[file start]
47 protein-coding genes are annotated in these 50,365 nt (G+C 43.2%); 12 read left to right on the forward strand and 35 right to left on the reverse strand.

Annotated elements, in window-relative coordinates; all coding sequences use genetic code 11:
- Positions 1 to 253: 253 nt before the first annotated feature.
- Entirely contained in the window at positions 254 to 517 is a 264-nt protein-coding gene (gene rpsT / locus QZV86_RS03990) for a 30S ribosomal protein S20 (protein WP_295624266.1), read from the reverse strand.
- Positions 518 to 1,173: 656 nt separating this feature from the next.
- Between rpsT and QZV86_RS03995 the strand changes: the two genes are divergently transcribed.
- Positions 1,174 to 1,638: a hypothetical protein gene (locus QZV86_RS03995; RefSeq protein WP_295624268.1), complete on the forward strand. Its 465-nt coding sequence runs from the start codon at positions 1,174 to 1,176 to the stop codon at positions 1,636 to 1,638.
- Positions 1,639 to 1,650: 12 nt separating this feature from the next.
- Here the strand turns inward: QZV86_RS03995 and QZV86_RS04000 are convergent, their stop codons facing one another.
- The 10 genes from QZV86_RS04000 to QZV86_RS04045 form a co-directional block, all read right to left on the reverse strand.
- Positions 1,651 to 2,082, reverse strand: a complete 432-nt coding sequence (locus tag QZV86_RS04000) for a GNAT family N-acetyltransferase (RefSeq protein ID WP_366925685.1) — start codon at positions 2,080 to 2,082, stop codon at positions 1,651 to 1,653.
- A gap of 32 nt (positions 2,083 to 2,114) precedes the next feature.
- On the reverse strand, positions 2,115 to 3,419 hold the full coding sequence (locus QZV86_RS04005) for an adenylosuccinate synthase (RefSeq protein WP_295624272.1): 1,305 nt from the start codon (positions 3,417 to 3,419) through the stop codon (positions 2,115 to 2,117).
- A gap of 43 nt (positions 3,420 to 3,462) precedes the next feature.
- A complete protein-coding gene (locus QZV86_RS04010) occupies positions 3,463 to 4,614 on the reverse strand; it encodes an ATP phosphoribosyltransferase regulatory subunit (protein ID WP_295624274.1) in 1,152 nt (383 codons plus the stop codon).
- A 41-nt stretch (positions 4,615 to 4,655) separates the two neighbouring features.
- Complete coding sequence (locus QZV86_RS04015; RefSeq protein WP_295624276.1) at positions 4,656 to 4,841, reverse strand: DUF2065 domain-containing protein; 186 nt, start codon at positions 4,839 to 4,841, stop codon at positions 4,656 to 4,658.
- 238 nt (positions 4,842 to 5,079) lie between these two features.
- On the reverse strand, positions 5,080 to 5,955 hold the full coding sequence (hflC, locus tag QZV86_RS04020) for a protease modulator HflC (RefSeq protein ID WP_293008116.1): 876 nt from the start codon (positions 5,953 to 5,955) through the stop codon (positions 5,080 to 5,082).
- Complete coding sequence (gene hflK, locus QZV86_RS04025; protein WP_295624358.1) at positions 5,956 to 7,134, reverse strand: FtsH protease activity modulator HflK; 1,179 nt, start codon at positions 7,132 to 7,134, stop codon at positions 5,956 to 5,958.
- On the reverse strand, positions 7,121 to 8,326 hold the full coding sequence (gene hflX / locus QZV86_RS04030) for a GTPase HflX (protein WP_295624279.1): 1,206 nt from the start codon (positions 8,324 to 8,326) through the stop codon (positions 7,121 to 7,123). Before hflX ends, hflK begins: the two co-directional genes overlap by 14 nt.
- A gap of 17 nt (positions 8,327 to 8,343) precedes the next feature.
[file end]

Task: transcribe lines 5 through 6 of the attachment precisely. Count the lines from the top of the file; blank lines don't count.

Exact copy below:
- Positions 518 to 1,173: 656 nt separating this feature from the next.
- Between rpsT and QZV86_RS03995 the strand changes: the two genes are divergently transcribed.